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ZAGREBDOX 2020 ZagrebDox Pro

Marina Burić • Producer, ZagrebDox Pro

“Nothing can stop documentary filmmakers”


- We chatted to ZagrebDox Pro producer Marina Burić to get her take on the very first online edition of the training and pitching programme, which wrapped on Monday

Marina Burić  • Producer, ZagrebDox Pro

ZagrebDox is one of the festivals that was forced to be postponed owing to the outbreak of COVID-19, and at the same time, its training and pitching programme, ZagrebDox Pro, had to reformat its 16th edition and go digital. As the first online edition of the event wrapped on Monday, also handing out its awards (see the news), we had a chance to talk with ZagrebDox Pro producer Marina Burić, who shared her experience of this year’s proceedings.

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Cineuropa: After unspooling for 15 years in a row, ZagrebDox and ZagrebDox Pro did not run in their traditional format this year. How did you cope with this decision, and how was it organising something completely different?
Marina Burić:
When it became clear that the festival couldn’t take place in its traditional format, we quickly realised that we could still do the ZagrebDox Pro training and pitching programme online. We put together a small team of people who would be able to come to the office and make it possible for 25 participants from 12 project teams from 11 countries to connect on a daily basis with tutors Leena Pasanen and Stefano Tealdi, who are quarantined in Italy. Combining a YouTube channel and Zoom conferencing tool, we managed to really adapt the preparatory workshop to the online environment, and it worked wonderfully – even better than we had been hoping for. Both the participants and the tutors were more than happy with the process.

What was the main goal of the online version, and what did you change?
When we realised that we needed to adapt the programme to the online environment, our main focus was how to do it in a way that would best benefit the participants and their projects. So, we came up with the idea of a pitching video as the new format. This approach of presenting a project seemed closer and more naturally connected to what filmmakers do professionally.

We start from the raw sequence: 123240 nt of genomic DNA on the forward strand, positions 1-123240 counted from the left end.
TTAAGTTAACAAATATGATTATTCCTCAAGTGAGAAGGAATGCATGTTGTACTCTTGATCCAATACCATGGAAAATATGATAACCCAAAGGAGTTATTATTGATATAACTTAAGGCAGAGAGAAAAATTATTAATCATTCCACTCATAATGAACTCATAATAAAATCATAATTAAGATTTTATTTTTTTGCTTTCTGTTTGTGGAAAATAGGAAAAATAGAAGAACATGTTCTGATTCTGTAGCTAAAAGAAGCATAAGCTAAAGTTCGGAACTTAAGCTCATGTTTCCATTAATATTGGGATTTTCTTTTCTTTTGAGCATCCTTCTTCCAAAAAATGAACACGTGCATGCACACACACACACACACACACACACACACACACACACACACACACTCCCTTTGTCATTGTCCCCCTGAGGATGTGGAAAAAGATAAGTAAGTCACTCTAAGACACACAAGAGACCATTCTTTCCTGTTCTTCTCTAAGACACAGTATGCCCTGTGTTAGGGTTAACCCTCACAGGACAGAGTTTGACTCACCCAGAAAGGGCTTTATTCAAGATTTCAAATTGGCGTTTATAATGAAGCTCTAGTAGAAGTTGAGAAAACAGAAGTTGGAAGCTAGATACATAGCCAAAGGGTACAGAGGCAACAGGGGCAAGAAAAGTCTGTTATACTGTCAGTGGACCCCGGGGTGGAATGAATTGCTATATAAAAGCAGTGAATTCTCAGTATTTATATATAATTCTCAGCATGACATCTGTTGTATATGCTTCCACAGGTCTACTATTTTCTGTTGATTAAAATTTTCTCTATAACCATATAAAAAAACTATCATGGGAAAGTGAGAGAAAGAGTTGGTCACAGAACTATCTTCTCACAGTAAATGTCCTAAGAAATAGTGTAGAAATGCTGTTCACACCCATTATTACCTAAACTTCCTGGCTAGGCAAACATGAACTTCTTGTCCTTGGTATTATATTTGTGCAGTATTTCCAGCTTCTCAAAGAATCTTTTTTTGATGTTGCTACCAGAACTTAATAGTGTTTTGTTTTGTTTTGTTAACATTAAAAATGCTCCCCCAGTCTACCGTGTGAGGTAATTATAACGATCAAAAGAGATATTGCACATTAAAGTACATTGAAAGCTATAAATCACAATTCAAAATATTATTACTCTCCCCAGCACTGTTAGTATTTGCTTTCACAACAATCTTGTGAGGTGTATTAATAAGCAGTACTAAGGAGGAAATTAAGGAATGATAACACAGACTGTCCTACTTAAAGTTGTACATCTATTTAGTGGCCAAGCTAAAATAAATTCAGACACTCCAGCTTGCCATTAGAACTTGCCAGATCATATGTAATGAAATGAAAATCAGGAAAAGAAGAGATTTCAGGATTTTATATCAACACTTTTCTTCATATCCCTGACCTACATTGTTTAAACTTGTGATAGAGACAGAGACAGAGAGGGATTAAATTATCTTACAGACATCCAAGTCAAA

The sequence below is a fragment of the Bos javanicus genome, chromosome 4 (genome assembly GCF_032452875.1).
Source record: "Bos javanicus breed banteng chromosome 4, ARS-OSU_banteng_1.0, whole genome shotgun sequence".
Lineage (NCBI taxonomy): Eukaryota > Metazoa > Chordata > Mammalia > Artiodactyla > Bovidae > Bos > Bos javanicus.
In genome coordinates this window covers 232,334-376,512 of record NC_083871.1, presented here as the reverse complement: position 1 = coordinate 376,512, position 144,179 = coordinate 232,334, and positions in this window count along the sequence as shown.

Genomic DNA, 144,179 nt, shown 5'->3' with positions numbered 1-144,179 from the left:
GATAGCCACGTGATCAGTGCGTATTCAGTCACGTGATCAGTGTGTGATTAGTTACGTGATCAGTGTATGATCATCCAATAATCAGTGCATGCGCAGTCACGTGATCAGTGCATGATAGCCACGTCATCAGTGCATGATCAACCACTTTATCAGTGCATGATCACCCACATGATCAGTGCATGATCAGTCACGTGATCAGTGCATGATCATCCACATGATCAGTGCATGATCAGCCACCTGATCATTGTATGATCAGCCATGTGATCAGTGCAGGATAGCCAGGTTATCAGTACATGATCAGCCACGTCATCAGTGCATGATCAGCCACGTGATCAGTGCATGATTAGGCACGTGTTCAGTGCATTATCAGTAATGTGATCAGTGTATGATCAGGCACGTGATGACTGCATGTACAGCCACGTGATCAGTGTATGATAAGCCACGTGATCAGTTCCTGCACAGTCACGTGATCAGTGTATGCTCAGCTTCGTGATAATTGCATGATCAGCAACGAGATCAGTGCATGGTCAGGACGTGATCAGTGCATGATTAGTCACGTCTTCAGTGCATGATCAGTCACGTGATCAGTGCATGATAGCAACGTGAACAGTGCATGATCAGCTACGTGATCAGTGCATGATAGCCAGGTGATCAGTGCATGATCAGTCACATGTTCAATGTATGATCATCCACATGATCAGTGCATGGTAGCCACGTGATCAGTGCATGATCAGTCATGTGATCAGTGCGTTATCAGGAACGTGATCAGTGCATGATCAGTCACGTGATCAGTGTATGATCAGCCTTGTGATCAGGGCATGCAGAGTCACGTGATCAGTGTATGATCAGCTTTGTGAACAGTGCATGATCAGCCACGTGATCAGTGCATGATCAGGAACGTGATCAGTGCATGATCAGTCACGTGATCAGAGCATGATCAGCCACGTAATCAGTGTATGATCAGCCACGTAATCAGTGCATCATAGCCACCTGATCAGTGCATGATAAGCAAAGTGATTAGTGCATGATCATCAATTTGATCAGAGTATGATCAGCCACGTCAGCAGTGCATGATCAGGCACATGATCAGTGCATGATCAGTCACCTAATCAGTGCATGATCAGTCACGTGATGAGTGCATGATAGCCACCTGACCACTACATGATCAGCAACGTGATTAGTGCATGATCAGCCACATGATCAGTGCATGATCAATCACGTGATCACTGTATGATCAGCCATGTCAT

Pitch Forum is one of the key elements of ZagrebDox Pro, and it had to go online. How did the pitching go on Monday?
The participants turned out to be incredibly creative in making their pitching videos. We also got some positive feedback from the panel of decision makers, who also said they recognised some advantages for the project teams that the video format offers. One of the advantages – and this is something I see as a way to level the playing field – is the fact that at a pitching session, everyone has to speak English, and naturally, not everyone has the same proficiency. So, a pitch by a native speaker or someone with really good English always feels more convincing. This doesn't always correspond with the quality of the project, but it is hard for the audience of the pitching events and the decision makers to completely turn off this perception. So, if they are making a video, they have more time to practise and rehearse their talk as well.

Nevertheless, was it still difficult to train your participants to do something new, and how did the decision makers respond to it?
Our tutors adapted the methodology that they have been using for the last ten years to the new format incredibly quickly, and they were amazing. But I am seeing that we can do even more. One of the key factors for decision makers is to see if the project team is made up of the kind of people they want to work with, and the video format could be something that improves the chances for the filmmakers to introduce and present themselves effectively. Also, the format of the pitching video, when combined with well-prepared text and visual materials, might prove to be of use to filmmakers outside and independently of the pitching events, in order to present their project to potential partners in a more thorough, detailed and dynamic way. We recorded the pitching session, and we will be sending it to many interested industry professionals and decision makers: we are looking forward to their feedback.

We are still in the midst of the pandemic and the consequent crisis for festivals, the industry and production, but based on your experience, how do you think that the system will be affected by these postponements and cancellations? Can you also see this crisis becoming a subject for upcoming documentaries to tackle as well?
Of course, there will be many films made that are inspired by this crisis, but judging by the creativity of our participants in only one week, I'd say that nothing can stop documentary filmmakers and that they will become even more resourceful if all of the members of their crew are isolated in their own rooms. I expect not only many films documenting the coronavirus crisis and its immediate consequences, but also, and maybe more importantly, a wide array of social, political and economic topics that will stem from it.

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